Thrombosis, Bleeding, and the Effect of Anticoagulation on Survival in Critically Ill Patients With COVID-19 in the United States
Specific to anticoagulation and COVID-19 and a lack of information, systemic clotting problems have emerged in severe and critically ill patients, pushing centers to make tough decisions. Signs currently suggest that COVID-19 is correlated with an elevated D-dimer, along with an association with thrombosis. Specifically, hypercoagulability may be a key mechanism of death in patients with COVID-19. Hanny Al-Samkari, M.D., of Massachusetts General Hospital in Boston, MA, sought through his Late-Breaking Abstract to examine incidence of radiographically confirmed venous thromboembolism (VTE) and major bleeding in a large nationally representative U.S. cohort, evaluate predictors of VTE in critically ill patients with COVID-19, and assess whether therapeutic anticoagulation affects survival.
In the 67-center cohort study of 3,239 critically ill adults with COVID-19, about 6% of patients developed VTE, and ~3% had a major bleeding event. Independent predictors of VTE were male sex, severe obesity, and higher D-dimer on ICU day 1. Among 2,809 patients included in the target trial emulation, ~12% received therapeutic anticoagulation in the first two days of ICU admission. In the primary analysis, during a median follow-up of 27 days, patients who received therapeutic anticoagulation had a risk of death similar to that of those who did not. Results were similar in subgroup analyses. Severe obesity, D-dimer elevation on ICU day 1, and male sex were predictors for VTE during the first 14 days of ICU stay.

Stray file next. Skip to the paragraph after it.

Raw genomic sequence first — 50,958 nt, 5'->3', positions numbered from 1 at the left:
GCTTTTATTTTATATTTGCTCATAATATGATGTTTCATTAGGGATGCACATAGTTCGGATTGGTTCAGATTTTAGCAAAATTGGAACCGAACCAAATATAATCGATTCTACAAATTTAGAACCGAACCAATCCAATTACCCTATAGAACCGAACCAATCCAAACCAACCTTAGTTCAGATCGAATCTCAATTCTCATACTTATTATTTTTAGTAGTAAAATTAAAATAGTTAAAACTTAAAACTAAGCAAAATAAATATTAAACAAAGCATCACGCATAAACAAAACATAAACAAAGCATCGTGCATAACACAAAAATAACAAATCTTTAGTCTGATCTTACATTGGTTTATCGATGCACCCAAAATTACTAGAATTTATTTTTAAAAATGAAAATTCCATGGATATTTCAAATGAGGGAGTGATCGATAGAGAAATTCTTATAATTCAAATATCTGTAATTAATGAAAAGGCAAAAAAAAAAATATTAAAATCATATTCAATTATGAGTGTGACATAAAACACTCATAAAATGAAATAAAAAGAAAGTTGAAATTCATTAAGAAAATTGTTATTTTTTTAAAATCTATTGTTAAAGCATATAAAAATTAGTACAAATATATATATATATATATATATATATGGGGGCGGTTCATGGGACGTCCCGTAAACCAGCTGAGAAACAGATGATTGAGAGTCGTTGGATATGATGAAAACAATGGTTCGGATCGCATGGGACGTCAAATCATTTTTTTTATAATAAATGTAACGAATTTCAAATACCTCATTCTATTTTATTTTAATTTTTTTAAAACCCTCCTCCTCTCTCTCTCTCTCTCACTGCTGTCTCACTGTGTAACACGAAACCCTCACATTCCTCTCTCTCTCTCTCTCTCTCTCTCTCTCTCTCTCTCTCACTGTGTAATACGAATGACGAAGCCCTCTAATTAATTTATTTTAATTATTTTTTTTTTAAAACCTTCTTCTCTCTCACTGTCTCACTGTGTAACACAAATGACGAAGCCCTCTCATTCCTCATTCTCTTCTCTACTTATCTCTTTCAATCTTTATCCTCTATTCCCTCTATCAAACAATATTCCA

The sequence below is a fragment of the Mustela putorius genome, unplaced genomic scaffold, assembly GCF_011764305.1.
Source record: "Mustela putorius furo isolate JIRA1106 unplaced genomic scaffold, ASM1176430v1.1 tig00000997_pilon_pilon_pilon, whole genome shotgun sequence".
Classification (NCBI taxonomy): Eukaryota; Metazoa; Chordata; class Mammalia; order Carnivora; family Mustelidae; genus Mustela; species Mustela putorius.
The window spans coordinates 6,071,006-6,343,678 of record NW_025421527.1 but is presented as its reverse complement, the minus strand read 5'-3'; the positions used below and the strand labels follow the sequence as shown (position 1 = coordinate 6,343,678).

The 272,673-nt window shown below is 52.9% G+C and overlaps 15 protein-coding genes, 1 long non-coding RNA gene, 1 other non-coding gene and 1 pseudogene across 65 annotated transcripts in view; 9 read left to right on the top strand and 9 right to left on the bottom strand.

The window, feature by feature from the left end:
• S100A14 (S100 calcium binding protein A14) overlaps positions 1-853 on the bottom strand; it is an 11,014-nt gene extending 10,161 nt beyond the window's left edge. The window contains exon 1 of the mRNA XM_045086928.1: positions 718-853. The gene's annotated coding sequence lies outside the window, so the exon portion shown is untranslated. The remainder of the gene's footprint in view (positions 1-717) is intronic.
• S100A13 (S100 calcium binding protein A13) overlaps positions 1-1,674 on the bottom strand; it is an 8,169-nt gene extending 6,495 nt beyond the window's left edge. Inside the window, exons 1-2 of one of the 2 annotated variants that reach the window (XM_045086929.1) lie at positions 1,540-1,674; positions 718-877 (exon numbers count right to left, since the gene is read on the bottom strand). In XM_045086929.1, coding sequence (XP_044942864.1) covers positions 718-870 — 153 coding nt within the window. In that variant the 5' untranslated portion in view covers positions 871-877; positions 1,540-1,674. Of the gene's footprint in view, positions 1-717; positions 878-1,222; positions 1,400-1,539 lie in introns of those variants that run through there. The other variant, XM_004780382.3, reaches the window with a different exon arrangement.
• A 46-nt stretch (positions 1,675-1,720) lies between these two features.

The major conclusion made by Al-Samkari was that receipt of therapeutic anticoagulation early after ICU admission did not affect survival, and he observed that the 14-day incidences of VTE and major bleeding were 6.3% and 2.8%, respectively. As we await the results of randomized trials examining the optimal anticoagulant dosing in COVID-19, these findings suggest against empiric use of therapeutic-dose anticoagulation.
Read the full abstract here.